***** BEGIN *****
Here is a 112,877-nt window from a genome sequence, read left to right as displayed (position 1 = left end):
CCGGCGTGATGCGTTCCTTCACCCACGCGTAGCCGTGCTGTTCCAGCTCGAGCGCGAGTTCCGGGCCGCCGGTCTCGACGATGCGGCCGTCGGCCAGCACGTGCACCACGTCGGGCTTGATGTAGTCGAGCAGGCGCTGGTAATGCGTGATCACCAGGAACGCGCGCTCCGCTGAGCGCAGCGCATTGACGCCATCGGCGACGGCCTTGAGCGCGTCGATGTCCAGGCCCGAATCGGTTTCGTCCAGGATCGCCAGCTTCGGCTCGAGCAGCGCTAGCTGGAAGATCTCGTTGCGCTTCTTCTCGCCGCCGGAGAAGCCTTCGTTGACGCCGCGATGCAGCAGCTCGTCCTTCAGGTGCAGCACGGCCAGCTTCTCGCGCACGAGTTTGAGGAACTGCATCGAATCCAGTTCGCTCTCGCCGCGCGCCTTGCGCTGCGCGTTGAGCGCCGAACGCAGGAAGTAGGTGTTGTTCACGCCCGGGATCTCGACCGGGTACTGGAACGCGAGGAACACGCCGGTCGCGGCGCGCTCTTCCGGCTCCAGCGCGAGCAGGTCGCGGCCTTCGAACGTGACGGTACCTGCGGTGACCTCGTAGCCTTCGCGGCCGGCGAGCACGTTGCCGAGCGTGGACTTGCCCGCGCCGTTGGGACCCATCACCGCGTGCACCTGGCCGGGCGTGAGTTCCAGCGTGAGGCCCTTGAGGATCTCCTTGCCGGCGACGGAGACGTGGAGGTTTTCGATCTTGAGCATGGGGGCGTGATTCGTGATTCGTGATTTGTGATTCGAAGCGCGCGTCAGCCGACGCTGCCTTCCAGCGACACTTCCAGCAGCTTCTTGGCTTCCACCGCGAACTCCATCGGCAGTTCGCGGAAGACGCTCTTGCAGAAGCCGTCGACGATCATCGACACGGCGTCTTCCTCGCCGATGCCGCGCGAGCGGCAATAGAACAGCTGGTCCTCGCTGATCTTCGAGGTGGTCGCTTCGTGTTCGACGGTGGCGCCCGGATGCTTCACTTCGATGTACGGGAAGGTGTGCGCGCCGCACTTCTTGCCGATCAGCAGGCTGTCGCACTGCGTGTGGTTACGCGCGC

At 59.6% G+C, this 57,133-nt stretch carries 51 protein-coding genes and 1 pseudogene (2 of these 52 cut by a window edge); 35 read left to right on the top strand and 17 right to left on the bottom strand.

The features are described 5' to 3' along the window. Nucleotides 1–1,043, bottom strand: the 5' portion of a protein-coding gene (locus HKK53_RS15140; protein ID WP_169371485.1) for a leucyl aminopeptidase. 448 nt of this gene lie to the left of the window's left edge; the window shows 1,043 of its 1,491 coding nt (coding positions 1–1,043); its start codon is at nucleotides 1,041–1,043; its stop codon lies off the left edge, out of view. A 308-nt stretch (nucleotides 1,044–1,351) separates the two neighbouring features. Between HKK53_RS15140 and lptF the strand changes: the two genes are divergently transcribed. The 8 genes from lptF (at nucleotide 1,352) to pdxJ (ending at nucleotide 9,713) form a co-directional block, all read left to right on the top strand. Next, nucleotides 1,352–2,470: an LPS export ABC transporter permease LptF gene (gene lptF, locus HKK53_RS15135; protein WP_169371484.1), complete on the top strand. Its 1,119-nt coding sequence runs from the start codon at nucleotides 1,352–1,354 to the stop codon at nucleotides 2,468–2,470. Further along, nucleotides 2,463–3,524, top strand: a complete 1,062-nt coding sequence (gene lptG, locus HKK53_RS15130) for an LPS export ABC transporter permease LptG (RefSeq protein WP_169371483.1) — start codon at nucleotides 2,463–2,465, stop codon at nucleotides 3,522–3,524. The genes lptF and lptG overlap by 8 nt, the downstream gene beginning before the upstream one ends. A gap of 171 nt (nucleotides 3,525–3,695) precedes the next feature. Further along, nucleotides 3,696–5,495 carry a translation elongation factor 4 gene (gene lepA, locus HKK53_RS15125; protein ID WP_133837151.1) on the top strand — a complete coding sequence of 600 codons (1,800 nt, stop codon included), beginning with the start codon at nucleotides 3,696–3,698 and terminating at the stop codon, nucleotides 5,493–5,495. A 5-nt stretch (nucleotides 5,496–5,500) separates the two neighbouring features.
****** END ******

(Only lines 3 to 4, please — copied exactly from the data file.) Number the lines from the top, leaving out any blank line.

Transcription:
At 59.6% G+C, this 57,133-nt stretch carries 51 protein-coding genes and 1 pseudogene (2 of these 52 cut by a window edge); 35 read left to right on the top strand and 17 right to left on the bottom strand.

The features are described 5' to 3' along the window. Nucleotides 1–1,043, bottom strand: the 5' portion of a protein-coding gene (locus HKK53_RS15140; protein ID WP_169371485.1) for a leucyl aminopeptidase. 448 nt of this gene lie to the left of the window's left edge; the window shows 1,043 of its 1,491 coding nt (coding positions 1–1,043); its start codon is at nucleotides 1,041–1,043; its stop codon lies off the left edge, out of view. A 308-nt stretch (nucleotides 1,044–1,351) separates the two neighbouring features. Between HKK53_RS15140 and lptF the strand changes: the two genes are divergently transcribed. The 8 genes from lptF (at nucleotide 1,352) to pdxJ (ending at nucleotide 9,713) form a co-directional block, all read left to right on the top strand. Next, nucleotides 1,352–2,470: an LPS export ABC transporter permease LptF gene (gene lptF, locus HKK53_RS15135; protein WP_169371484.1), complete on the top strand. Its 1,119-nt coding sequence runs from the start codon at nucleotides 1,352–1,354 to the stop codon at nucleotides 2,468–2,470. Further along, nucleotides 2,463–3,524, top strand: a complete 1,062-nt coding sequence (gene lptG, locus HKK53_RS15130) for an LPS export ABC transporter permease LptG (RefSeq protein WP_169371483.1) — start codon at nucleotides 2,463–2,465, stop codon at nucleotides 3,522–3,524. The genes lptF and lptG overlap by 8 nt, the downstream gene beginning before the upstream one ends. A gap of 171 nt (nucleotides 3,525–3,695) precedes the next feature. Further along, nucleotides 3,696–5,495 carry a translation elongation factor 4 gene (gene lepA, locus HKK53_RS15125; protein ID WP_133837151.1) on the top strand — a complete coding sequence of 600 codons (1,800 nt, stop codon included), beginning with the start codon at nucleotides 3,696–3,698 and terminating at the stop codon, nucleotides 5,493–5,495. A 5-nt stretch (nucleotides 5,496–5,500) separates the two neighbouring features.